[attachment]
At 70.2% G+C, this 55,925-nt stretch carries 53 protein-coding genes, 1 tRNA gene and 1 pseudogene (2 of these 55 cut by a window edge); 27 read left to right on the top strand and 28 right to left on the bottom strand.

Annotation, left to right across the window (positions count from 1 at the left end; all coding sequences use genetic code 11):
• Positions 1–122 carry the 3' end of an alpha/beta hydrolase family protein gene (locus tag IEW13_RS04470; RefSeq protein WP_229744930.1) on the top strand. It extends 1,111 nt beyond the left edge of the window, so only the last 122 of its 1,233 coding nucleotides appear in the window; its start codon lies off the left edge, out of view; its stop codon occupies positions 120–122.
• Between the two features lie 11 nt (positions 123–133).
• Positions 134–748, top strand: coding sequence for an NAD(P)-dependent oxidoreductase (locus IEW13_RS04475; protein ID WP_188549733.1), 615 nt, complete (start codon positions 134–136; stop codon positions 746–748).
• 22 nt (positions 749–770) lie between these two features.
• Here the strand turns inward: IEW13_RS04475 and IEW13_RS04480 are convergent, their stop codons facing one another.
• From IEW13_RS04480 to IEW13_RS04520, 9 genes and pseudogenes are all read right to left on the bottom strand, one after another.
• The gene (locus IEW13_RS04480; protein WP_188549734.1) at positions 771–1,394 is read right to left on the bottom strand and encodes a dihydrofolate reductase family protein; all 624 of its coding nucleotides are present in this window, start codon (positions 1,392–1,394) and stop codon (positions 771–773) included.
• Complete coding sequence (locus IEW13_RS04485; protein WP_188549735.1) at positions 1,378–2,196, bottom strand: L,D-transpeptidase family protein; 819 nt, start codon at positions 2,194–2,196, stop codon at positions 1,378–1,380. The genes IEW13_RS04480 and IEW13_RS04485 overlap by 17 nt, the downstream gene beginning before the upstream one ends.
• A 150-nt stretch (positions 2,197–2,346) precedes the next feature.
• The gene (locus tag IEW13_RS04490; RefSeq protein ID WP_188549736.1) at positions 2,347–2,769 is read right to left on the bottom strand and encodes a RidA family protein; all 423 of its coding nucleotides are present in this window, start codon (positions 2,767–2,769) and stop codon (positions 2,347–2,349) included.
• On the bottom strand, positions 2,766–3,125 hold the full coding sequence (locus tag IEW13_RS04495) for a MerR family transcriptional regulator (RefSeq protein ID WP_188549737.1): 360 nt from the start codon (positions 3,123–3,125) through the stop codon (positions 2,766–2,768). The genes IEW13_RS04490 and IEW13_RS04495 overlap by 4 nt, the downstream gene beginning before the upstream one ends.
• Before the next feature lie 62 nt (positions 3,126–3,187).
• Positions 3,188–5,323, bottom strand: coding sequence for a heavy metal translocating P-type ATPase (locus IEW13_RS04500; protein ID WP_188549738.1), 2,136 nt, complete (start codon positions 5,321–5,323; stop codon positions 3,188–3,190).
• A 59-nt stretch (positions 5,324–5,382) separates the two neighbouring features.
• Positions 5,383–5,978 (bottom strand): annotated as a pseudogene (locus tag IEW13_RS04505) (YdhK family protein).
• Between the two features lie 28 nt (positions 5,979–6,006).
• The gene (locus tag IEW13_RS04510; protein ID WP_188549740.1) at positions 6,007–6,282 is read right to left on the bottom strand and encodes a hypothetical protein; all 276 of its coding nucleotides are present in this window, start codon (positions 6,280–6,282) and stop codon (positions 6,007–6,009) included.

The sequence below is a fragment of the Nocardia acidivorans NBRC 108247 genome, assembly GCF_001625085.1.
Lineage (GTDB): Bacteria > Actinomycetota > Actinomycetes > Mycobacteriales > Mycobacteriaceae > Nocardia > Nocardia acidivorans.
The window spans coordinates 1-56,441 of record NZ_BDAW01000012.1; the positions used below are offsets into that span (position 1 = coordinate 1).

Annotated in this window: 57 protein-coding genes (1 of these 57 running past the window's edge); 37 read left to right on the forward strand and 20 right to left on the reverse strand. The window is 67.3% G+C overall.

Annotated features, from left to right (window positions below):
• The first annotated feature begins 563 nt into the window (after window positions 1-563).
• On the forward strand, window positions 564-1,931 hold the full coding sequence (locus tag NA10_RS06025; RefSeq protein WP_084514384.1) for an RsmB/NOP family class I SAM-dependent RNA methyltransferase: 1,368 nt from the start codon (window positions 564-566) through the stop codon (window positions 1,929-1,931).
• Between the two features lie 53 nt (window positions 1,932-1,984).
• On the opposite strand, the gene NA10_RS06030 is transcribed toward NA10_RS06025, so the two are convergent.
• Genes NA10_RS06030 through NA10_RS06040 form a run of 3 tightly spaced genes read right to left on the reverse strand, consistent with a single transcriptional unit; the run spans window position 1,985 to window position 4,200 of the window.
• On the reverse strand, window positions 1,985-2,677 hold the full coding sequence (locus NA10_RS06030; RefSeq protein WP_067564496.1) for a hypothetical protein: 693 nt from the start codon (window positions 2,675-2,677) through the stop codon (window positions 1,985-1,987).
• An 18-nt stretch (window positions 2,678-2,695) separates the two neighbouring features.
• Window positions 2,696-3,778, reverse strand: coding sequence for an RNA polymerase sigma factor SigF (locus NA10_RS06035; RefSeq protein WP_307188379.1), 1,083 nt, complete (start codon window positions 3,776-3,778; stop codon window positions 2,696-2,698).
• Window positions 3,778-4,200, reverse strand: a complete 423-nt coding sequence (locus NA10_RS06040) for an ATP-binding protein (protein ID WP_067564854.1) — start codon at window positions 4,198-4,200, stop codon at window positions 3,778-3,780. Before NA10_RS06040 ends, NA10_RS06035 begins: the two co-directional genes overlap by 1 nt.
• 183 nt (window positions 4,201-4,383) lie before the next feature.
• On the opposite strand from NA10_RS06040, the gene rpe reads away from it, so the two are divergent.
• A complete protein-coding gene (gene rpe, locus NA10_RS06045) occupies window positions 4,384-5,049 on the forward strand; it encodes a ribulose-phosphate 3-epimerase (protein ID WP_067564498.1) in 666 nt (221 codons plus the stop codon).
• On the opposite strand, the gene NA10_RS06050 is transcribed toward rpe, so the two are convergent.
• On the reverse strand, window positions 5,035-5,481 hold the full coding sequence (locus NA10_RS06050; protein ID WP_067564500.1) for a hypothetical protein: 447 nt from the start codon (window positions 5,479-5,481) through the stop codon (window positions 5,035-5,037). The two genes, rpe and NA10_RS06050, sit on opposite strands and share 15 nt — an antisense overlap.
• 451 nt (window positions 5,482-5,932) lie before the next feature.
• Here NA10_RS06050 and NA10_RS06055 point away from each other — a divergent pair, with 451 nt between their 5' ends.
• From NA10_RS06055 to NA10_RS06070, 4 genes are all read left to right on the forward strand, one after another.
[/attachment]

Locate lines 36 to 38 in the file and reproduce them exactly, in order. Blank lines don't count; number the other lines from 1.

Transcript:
• A complete protein-coding gene (gene rpe, locus NA10_RS06045) occupies window positions 4,384-5,049 on the forward strand; it encodes a ribulose-phosphate 3-epimerase (protein ID WP_067564498.1) in 666 nt (221 codons plus the stop codon).
• On the opposite strand, the gene NA10_RS06050 is transcribed toward rpe, so the two are convergent.
• On the reverse strand, window positions 5,035-5,481 hold the full coding sequence (locus NA10_RS06050; protein ID WP_067564500.1) for a hypothetical protein: 447 nt from the start codon (window positions 5,479-5,481) through the stop codon (window positions 5,035-5,037). The two genes, rpe and NA10_RS06050, sit on opposite strands and share 15 nt — an antisense overlap.